Wang Shu: China's Greatest Architect

Sophie Finney

As the first Chinese citizen to win the prestigious Pritzker Prize in 2012, Wang Shu may be one of the most revered Chinese architects of all-time. His style combines traditional materials with modern design and pushes against the norms of current Chinese architectural practices.

Ningbo Museum of Art

Born in November 1963, Wang Shu grew up in the far west of China and showed early signs of artistic talent. When it came to university, he compromised between his artistic passion and his parents’ recommendation for engineering by opting to study architecture at the Nanjing Institute of Technology (now the South East University). After receiving a bachelor’s degree in 1985, and a master’s degree in 1988, Wang Shu moved to Hangzhou for the city’s natural landscapes and ancient artistic traditions. By 1990 he had completed his first architectural project, a youth centre in the small city of Haining near Hangzhou.
Between 1990 and 1998, Wang Shu received no further commissions; during this time, he on construction sites with carpenters, masons and other craftsmen to learn their skills. Additionally, he continued his studies at the School of Architecture of Tongji University in Shanghai, where he earned a PhD in 2000. During this period Wang Shu and his wife, Lu Wenyu, founded the architectural firm Amateur Architecture Studio in 1997. This name was chosen as a rebuke of the ‘professional, soulless architecture’ practiced in China, which they believed contributes to the large-scale demolition of many old urban neighbourhoods.

Ningbo Tengtou Pavilion

Therefore rather unusually for an internationally acclaimed architect, Wang’s five major projects are all based in China, many of which are near his home region of Zhejiang near Shanghai. It is Wang’s sympathy for the past that has won him such recognition within and out of his home country, and indeed the 2012 Pritzker Prize. China’s recent and rapid urbanisation has led to a large number of vast and experimental buildings. Whilst often innovative and exciting, these buildings bear little to no relevance to previous traditional structures. These numerous, ruthless and often unsightly buildings are what Wang Shu has been challenging as an architectural concept.
Whilst not disputing the power and the necessity of huge new building projects in China, Wang Shu wished to offer an alternative style. At Amateur Architecture Studio, he and his wife are concerned with notions of memory, history, location, identity and craft. This relationship between culture and architecture is one that can be seen in the Ningbo Museum of Art. Ningbo, a coastal city in the Yinzhou District in the Zhejiang region of Eastern China, has a rich and long history that Wang Shu wished to emulate and respect in the building. The building uses recycled materials such as reclaimed tiles, which ties in with historic building practices, and cement-covered bamboos. This use of recycled materials has been considered particularly unusual and is an aspect that has been repeated in a number of his buildings; 2 million tiles from demolished traditional houses were used in the China Academy of Art’s Xiangshan campus in Hangzhou.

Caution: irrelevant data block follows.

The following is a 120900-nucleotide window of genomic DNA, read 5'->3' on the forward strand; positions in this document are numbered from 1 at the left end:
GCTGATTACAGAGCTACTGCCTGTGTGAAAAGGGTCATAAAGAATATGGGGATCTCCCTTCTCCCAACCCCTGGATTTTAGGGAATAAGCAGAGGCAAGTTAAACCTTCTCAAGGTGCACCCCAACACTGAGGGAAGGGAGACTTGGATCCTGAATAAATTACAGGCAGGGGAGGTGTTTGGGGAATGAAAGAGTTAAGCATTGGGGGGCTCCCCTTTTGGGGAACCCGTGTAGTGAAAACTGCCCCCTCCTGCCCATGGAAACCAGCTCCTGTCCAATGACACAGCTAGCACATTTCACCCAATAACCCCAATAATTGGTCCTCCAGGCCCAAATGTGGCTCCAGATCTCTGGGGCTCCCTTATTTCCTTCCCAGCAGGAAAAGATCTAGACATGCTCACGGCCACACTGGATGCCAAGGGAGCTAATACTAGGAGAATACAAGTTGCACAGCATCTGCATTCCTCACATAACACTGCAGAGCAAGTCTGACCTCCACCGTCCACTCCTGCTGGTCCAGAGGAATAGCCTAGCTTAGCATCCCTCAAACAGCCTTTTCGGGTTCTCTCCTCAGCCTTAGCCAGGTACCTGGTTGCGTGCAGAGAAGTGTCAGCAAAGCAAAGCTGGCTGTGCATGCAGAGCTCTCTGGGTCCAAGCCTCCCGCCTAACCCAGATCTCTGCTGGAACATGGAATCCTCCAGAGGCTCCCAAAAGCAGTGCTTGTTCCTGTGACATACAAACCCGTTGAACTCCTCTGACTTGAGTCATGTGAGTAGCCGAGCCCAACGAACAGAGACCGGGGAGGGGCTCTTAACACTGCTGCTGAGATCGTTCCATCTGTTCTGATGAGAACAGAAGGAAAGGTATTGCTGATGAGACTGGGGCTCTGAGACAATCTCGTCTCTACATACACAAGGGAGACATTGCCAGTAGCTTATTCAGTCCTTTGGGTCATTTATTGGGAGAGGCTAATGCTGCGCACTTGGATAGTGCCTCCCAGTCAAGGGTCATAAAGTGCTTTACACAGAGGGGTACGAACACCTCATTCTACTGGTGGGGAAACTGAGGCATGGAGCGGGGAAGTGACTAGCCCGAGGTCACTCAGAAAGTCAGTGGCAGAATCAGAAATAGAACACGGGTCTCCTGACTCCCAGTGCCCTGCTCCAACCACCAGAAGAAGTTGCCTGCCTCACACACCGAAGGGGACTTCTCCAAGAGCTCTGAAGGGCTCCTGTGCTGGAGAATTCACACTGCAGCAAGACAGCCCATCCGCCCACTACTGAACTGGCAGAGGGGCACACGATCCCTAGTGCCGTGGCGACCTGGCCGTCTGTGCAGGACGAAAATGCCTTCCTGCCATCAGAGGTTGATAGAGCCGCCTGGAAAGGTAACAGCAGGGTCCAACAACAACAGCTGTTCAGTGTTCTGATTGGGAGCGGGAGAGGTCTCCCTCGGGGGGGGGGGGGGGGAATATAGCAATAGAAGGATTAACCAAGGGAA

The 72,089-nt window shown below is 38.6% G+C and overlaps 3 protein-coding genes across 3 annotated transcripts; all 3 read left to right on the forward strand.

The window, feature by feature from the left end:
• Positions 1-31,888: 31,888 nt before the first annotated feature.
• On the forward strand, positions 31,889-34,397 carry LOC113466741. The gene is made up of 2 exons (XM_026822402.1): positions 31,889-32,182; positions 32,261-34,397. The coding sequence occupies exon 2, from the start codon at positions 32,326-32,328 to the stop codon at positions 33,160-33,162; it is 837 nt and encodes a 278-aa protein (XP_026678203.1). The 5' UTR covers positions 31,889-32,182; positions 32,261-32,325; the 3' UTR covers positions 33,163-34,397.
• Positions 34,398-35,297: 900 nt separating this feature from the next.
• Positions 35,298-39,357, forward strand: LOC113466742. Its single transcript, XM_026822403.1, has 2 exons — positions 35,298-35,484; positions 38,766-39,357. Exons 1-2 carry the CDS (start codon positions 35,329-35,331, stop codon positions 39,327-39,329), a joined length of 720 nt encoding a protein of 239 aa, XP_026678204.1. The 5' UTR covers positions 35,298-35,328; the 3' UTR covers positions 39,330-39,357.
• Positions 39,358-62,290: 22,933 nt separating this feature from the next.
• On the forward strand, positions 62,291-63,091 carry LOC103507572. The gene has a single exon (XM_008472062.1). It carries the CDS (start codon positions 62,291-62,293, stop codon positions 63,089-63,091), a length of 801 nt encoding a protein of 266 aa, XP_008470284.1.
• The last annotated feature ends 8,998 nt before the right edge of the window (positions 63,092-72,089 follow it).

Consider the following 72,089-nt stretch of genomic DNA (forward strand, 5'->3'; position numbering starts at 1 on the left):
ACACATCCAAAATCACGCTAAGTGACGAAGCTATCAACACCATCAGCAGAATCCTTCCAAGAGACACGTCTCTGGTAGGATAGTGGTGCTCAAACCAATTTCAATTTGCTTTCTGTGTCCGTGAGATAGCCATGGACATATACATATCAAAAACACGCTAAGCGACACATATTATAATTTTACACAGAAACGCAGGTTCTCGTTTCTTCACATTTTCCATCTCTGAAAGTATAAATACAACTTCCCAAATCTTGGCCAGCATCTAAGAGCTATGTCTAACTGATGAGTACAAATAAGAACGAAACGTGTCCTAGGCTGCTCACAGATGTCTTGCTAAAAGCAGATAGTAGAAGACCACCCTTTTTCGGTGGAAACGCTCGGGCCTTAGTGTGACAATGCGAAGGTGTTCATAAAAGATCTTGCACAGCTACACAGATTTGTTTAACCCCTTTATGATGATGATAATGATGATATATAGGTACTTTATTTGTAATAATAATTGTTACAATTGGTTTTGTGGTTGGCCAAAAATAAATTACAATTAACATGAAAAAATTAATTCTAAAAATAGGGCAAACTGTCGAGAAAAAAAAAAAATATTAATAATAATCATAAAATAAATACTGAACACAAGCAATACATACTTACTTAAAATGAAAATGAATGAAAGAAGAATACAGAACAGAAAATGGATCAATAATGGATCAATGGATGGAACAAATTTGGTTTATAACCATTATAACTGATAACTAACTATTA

Ningbo Museum

This craftsman-like approach and sensitivity to the area of Ningbo in the design of the building are arguably qualities that won Wang Shu the 2012 Pritzker Prize; the jury praised Wang’s work as ‘exemplary in its strong sense of cultural continuity and reinvigorated tradition.’ This shows that whilst the buildings are sensitive to the past, they do not feel out of place in a modern setting and context. The structure’s conceptual combination of mountains, water and ocean relates to both the geographic nature of the coastal locale as well as the historical importance of sea culture. It echoes the past, yet simultaneously updates it to coexist with surrounding buildings.
Another important aspect of Wang Shu’s architecture is in the title of his architectural studio, Amateur Architecture Studio. It is his opinion that often the illegal, temporary and amateur architecture such as that found in shanty towns, is equal to that of professional architecture, yet is not considered significant. Wang seeks that his architectural practise, regardless of purpose or scale, will feel like a home, believing that too many professional architects think too much of the building itself, and less about those who will use it. This human approach to architecture makes Wang Shu stand out as an architect practicing within China, and echoes the practices and beliefs of other Pritzker Prize winners, such a Frank Lloyd Wright and Richard Rogers.
Having won numerous awards in addition to the Pritzker Prize, Wang Shu is a force of Chinese architecture to be reckoned with. Whilst he may not build the biggest or the most high profile buildings in the country, the buildings that he does create are sympathetic to Chinese history, culture and tradition.

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